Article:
If you want to terminate your lease contract with purchase option, here are the options available to you:
- return the item to the merchant;
- purchase the item to resell it;
- assign your lease.
Purchasing the item
If you can afford it, and if allowed under the terms of the contract or the merchant agrees, you can purchase the leased item for the balance owing of the lease contract. You can then resell the item.
This is a more advantageous solution in 2 situations:
- the item's market value is higher than the balance owing of your contract (the amount you have left to pay);
- the loss sustained is lower than the cost of cancelling the contract.
Assigning the lease or subletting the item
You can assign the lease contract to another person. This practice is called "assignment," also known as a "lease transfer." Assignment frees you of any liability.
You can also sublet the item, in which case you remain liable for the lease contract.
If you decide to assign your lease contract or sublet the item:
- you must obtain the consent of the merchant and provide him or her with the name and address of the person to whom you want to assign the lease or sublet the item;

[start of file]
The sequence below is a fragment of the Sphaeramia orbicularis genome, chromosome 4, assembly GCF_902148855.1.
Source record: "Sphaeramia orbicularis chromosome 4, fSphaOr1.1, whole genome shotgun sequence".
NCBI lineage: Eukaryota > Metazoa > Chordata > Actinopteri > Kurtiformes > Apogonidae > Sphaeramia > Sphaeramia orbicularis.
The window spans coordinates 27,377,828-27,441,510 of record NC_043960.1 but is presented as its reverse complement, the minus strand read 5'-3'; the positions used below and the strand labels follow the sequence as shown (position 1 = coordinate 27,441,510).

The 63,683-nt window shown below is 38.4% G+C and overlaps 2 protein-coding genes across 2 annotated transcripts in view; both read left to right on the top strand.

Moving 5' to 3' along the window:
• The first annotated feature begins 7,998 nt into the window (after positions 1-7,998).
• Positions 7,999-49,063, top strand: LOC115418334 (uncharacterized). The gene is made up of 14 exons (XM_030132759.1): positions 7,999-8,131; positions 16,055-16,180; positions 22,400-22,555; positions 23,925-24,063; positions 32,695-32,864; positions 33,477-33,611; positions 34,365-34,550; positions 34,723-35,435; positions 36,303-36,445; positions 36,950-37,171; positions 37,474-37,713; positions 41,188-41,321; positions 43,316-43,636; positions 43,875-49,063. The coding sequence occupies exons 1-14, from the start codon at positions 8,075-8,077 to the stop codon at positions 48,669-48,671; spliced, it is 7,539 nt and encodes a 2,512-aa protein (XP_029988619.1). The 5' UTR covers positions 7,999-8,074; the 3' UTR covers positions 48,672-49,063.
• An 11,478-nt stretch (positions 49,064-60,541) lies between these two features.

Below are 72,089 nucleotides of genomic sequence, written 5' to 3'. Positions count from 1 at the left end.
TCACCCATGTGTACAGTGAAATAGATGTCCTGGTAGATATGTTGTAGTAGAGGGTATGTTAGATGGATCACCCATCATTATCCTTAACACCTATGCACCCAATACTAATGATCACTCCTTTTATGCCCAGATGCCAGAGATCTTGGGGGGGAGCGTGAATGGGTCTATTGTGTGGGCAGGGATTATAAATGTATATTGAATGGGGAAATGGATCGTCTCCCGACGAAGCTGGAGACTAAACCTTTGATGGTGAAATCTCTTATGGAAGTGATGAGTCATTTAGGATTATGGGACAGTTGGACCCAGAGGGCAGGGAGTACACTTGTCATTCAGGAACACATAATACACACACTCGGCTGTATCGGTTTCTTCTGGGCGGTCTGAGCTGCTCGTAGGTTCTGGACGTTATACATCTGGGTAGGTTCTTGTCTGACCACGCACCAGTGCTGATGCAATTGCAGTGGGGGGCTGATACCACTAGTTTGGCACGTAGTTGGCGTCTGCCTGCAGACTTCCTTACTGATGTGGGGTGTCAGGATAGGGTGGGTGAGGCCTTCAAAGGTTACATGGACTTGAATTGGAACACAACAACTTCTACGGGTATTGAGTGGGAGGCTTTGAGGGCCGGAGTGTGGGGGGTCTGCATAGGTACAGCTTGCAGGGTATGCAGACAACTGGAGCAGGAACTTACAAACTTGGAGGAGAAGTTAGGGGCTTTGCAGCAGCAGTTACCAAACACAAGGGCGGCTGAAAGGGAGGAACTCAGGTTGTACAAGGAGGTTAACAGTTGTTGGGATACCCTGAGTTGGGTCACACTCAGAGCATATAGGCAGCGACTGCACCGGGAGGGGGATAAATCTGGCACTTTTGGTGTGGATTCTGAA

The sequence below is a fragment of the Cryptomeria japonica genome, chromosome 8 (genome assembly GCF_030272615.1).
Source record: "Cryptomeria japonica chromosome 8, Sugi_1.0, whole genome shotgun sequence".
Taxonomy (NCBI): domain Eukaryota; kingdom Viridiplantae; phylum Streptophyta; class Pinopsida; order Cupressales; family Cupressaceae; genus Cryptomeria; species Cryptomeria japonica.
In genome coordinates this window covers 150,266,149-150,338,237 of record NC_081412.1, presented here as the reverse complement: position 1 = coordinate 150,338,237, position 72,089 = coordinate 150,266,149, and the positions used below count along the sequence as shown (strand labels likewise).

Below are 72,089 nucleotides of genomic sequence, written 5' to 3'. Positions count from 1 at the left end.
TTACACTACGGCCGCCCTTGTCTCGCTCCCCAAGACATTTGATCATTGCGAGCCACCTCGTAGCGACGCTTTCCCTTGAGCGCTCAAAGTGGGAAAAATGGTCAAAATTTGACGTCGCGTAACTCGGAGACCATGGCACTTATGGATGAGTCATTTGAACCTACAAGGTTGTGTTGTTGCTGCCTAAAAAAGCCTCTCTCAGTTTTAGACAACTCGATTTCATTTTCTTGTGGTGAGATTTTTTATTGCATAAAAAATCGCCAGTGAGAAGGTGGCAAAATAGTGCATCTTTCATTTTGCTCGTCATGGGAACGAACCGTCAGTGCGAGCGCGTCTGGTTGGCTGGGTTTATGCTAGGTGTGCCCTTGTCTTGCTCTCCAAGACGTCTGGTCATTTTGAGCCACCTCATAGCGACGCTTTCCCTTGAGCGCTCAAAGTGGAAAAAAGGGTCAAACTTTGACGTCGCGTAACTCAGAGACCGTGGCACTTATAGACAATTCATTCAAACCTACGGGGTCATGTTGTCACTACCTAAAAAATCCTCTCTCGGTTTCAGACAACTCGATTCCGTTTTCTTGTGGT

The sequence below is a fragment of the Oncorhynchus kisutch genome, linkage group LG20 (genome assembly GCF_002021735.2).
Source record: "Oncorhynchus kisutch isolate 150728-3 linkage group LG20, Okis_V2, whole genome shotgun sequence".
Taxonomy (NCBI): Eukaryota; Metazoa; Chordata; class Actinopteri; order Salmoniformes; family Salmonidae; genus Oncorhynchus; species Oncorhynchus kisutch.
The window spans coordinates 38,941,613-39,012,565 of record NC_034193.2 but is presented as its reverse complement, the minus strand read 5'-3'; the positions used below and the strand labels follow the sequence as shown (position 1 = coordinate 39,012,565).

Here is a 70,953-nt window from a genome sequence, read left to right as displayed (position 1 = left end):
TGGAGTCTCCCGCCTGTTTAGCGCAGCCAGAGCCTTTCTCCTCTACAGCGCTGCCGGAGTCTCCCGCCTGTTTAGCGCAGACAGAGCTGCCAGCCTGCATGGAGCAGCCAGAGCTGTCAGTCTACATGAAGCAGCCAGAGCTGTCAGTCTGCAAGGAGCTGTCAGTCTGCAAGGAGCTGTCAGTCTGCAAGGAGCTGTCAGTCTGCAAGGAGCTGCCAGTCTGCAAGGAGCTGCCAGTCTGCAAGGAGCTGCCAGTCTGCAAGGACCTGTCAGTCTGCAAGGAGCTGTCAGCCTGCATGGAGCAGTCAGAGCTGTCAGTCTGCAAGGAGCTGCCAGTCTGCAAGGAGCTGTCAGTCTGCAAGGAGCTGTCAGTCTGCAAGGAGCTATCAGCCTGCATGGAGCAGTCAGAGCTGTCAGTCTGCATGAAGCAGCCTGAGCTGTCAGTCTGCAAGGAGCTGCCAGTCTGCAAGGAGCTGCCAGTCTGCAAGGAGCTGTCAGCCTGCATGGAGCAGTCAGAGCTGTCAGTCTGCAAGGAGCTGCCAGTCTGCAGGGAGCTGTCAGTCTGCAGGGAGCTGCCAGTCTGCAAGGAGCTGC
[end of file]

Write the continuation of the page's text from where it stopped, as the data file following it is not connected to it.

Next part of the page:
- if the merchant has not notified you of his or her refusal within 15 days after receiving the notice of assignment or subletting, the merchant is deemed to have agreed;
- if the merchant refuses, you can appeal that decision before the courts. It will then be up to the merchant to show that the reasons for refusing are serious.
Clauses that prohibit assignment or subletting
Some merchants add clauses to their long-term lease contracts that prohibit assignment or subletting. Others charge fees for assignment or subletting that exceed what could be deemed reasonable expenses.
Such clauses may be considered abusive, in particular where they force you to return the item to the merchant and pay a high cancellation penalty for damages. In cases of litigation with a merchant in this regard, only the courts can rule on the outcome.
Last update : May 3, 2021
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